Survivorship Care in Manitoba: Transition Appointments and Follow-up Care Plans

Get Permission

Tara Carpenter-Kellett, HSM, HRM

We’ve rolled out transition visits and developed standardized care plans and guidelines for breast, colorectal, lymphoma, and ovarian cancers, and we have others that will be launched in 2016.

—Tara Carpenter-Kellett, HSM, HRM

Working with specialized oncology teams, a provincial agency in Manitoba, Canada, has developed standardized care plans and guidelines for cancer survivors that are implemented in a transition appointment.1 This appointment, which follows the end of active treatment, marks the transfer of medical responsibility to the primary care provider and includes screening for distress, appropriate referrals, and provision of a personalized treatment summary and survivorship care plan.

“We’ve rolled out transition visits and developed standardized care plans and guidelines for breast, colorectal, lymphoma, and ovarian cancers, and we have others that will be launched in 2016,” said Tara Carpenter-Kellett, HSM, HRM, of CancerCare Manitoba. “We’re hoping that all diseases will have these transition phases eventually.”

As Ms. Carpenter-Kellett reported at the 2016 Cancer Survivorship Symposium, a growing body of research has focused attention on transitions in cancer care from treatment to follow-up, demonstrating deficiencies in the quality of survivorship care, including necessary surveillance testing.

Set of Materials

CancerCare Manitoba’s initiative to improve cancer system–primary care coordination and enhance survivorship care planning began in 2010 with a grant from the Canadian Partnership Against Cancer. Ms. Carpenter-Kellett and colleagues developed the following set of materials with the input from specialists and subject-matter experts as well as patients and their families:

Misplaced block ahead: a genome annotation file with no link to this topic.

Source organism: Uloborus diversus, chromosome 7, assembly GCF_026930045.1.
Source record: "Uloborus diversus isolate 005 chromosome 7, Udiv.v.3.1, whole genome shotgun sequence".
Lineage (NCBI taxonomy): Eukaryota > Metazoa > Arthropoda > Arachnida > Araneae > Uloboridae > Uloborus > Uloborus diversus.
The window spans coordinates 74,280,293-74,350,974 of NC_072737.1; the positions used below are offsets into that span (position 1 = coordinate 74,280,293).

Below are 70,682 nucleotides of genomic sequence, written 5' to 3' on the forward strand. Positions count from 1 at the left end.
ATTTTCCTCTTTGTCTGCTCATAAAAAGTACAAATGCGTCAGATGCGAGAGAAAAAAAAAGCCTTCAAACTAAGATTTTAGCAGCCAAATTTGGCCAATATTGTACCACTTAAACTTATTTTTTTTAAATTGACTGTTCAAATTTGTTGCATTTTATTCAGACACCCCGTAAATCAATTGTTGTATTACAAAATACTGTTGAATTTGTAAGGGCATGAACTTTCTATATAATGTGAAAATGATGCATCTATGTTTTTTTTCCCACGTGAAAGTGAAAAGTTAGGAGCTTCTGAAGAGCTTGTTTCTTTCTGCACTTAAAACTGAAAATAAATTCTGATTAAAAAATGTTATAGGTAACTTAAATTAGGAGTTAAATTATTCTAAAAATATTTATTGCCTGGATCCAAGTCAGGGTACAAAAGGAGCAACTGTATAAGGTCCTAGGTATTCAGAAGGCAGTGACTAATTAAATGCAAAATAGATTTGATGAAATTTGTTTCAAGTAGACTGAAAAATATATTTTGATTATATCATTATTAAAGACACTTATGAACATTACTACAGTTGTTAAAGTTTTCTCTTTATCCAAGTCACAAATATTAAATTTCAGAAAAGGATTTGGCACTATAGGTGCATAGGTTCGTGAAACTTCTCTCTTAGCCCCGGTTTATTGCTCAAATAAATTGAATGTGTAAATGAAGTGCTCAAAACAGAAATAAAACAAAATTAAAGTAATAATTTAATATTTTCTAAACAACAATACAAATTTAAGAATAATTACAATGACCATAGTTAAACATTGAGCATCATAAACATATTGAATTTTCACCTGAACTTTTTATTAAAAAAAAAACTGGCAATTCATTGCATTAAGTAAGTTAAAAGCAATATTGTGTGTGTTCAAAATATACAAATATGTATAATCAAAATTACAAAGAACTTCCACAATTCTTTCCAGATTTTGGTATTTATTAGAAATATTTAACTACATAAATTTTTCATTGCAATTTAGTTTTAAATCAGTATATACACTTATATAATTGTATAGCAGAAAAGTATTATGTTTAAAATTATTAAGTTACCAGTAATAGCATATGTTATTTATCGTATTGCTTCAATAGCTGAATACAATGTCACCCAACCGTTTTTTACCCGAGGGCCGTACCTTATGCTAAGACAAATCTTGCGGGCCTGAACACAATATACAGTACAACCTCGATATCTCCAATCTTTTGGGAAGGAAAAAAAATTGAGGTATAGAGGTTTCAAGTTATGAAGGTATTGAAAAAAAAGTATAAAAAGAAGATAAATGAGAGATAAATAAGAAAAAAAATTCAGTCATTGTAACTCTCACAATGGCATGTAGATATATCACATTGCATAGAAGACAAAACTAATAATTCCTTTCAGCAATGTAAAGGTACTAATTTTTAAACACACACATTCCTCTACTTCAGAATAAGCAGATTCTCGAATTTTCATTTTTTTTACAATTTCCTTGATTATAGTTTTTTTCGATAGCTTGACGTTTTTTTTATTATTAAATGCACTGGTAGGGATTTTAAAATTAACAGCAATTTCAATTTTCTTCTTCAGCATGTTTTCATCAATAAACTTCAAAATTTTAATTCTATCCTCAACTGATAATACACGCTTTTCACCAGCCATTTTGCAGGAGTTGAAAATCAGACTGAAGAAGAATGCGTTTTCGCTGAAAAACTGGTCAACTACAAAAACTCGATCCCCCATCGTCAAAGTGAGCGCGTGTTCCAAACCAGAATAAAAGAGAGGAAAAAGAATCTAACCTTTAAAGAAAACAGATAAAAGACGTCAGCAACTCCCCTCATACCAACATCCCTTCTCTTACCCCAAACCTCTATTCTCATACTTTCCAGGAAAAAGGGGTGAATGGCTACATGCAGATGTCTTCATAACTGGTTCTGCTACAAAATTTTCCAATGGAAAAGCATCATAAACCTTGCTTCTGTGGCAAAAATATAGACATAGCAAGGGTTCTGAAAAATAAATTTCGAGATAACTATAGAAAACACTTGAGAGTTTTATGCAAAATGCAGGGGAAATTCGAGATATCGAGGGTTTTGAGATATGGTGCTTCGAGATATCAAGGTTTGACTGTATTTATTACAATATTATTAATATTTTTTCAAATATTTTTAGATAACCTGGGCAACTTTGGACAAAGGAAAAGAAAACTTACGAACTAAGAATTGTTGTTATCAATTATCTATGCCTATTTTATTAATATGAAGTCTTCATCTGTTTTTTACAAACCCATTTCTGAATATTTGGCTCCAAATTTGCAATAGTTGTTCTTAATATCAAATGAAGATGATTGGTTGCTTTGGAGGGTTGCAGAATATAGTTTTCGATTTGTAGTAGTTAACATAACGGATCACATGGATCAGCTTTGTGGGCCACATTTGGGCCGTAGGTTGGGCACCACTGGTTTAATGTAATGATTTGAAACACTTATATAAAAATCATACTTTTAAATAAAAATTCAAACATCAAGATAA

Part 1—Information provided to the patient and primary care provider: letter to the primary care provider outlining responsibilities for the oncology primary care teams for different aspects of care; personalized patient cancer summary with treatment history; standardized follow-up care plan for the primary care provider

Part 2—For patients only: information on the cancer-specific follow-up care, side effects after treatment, post-treatment programs and resources

Part 3—For patients only: information on general wellness and health promotion, reducing future risk, and resources and supports available in Manitoba after being treated for cancer.

Transparency, Standardization

For Ms. Carpenter-Kellett, the most important contribution of this initiative has been transparent communication. “The care plan that the patient gets is the exact same piece of paper that the family doctor receives,” she explained. “There’s no longer confusion about what’s been said or what’s been recommended.”

“The plan has also been standardized,” she added, “so no matter which doctor is visited or which patient visits, they are going to get the same follow-up. There is a provincial standard of care established through this initiative.”

By implementing these care plans, Ms. Carpenter-Kellett also hopes to see increased rates of surveillance. Previous studies conducted in Manitoba indicated that screening recommendations for patients with colorectal cancer were followed less than 40% of the time in 2004.2

“That’s been part of the impetus for establishing this program—We’re hoping to bolster adherence to screening,” she said. “In the future, when we have a bit of funding, we’re going to determine if surveillance rates are going up and whether patients have better access when sent for testing.”

Surveillance aside, preliminary research has found enthusiasm from primary care providers regarding care plans. “Feedback has all been very positive so far,” Ms. Carpenter-Kellett concluded. ■

Disclosure: Ms. Carpenter-Kellett reported no potential conflicts of interest.


1. Carpenter-Kellett T, Sisler JJ: Moving forward after cancer: Implementation of transition appointments and follow-up care plans in Manitoba. 2016 Cancer Survivorship Symposium. Abstract 50. Presented January 15, 2016.

2. Mysliwiec PA, Brown ML, Klabunde CN, et al: Are physicians doing too much colonoscopy? A national survey of colorectal surveillance after polypectomy. Ann Intern Med 141:264-271, 2004.